A Soldier from the 804th Medical Brigade, U.S. Army Reserves provides dental services to a patient in need during an annual medical disaster preparedness exercise in Pharr, Texas, July 27, 2016. Service members from the Texas State Guard worked alongside Soldiers from the 804th Medical Brigade, U.S. Army Reserves, the Texas Department of Public Safety, the Department of State Health Services, Remote Area Medical volunteers, Cameron County Department of Human Health Services (DHHS), City of Laredo Health Department, Hidalgo County DHHS and U.S. Public Health Services during Operation Lone Star (OLS), a week long real-time, large-scale emergency preparedness exercise in La Joya, Pharr, Brownsville, Rio Grande City and Laredo, Texas, July 25-29, 2016. OLS is an annual medical disaster preparedness training exercise, uniting federal, state and local health and human service providers, that addresses the medical needs of thousands of underserved Texas residents every year. (U.S. Army National Guard photo by Sgt. 1st Class Malcolm McClendon)

AUSTIN, Texas -- For the 18th consecutive year, Operation Lone Star took place in the Rio Grande Valley, July 25 – 29, 2016. Also known as OLS, the operation is an annual public health training event brought together by a large team of health organizations to train for public health emergencies and disasters.

Led by the Texas Department of State Health Services, the team included military personnel from the Texas State Guard’s Medical Brigade and the 804th Medical Brigade, U.S. Army Reserve, who provided much of the medical care to underserved communities in South Texas.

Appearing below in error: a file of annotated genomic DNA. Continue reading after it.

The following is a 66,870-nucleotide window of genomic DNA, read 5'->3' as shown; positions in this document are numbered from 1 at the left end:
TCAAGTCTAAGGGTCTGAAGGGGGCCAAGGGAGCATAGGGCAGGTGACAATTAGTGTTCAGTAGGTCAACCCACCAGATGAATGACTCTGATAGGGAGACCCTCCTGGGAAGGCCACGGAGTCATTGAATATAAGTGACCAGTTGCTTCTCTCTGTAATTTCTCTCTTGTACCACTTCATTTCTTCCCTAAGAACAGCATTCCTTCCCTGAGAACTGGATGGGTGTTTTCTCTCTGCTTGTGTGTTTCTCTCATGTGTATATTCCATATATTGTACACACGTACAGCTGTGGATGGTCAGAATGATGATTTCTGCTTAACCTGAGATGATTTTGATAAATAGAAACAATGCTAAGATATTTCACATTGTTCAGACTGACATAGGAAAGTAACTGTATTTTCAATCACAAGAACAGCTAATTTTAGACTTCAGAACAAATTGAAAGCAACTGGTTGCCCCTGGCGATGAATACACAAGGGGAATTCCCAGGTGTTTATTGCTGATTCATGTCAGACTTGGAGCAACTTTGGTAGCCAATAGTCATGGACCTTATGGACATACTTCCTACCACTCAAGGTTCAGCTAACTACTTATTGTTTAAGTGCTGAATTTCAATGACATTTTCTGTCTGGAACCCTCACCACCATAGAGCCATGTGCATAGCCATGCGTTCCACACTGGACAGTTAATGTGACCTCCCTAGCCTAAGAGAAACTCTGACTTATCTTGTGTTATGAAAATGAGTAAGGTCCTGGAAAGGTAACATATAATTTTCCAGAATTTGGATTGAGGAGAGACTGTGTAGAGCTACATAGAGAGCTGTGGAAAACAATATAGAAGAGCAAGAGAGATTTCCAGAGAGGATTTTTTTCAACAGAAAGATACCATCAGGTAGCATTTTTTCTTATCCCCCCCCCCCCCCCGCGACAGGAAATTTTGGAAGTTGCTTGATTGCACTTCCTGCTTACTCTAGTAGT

The military units worked closely together to provide much of the health care needs to the thousands of people who came through the doors of the five designated sites during OLS.

Their contributions were augmented by city and county public health services, public school districts, volunteer agencies such as Remote Area Medical, and medical training schools.

While providing care to underserved Texans, the large team practiced the coordination needed to set up and run large-scale public health clinics in case of natural or man-made disasters.

“We truly believe we made a great difference in the lives of people in South Texas,” said Lt. Col. Claud Cameron, Medical Brigade, Texas State Guard and OLS officer in charge at Juarez-Lincoln High School. “One fine lady said in tears that the glasses we provided at no cost to her made it possible for her to get a driver’s license and a job, totally changing her life.”

Services were provided at no cost to patients and included: immunizations for children; screenings for diabetes, high blood pressure and hearing and vision; sports physicals; physician visits; dental cleanings, fillings and extractions; optometric exams with free glasses; and mental health screenings, treatment and referrals.

“It’s a privilege to work with the Texas State Guard here in South Texas,” said Lt. Col. William Greene, RN, 804th Medical Brigade, U.S. Army Reserve, officer in charge of Army Reserve soldiers serving at Juarez Lincoln High School in Mission, Texas. “There has been good cohesion among all the troops from both Texas State Guard and Army Reserve, and it has been great to see how well all the pieces have come together.”

Research by the Texas State Guard during previous years indicates a substantial need for mental health services.

“Mental health has been really big this year,” said 1st Lt. Diann Mills, R.N., of the Medical Brigade, Texas State Guard, speaking about the Juarez Lincoln site.  “Lots of time what brings people in to the clinic is a physical health problem but the underlying mental health problem or stressful life situation may be the real cause.

During OLS, clinics were also run in Brownsville, San Juan, Rio Grande City and Laredo, Texas. “Our plan is to be ready to help Texans in case of disaster or emergency,” said Cameron.  “Missions like Operation Lone Star help make this possible.”

Texas Joint Counterdrug Task force begins largest Operation Crackdown in Dallas

Texas Joint Counterdrug Task force begins largest Operation Crackdown in Dallas

Story by: 1st Lt. Alicia Lacy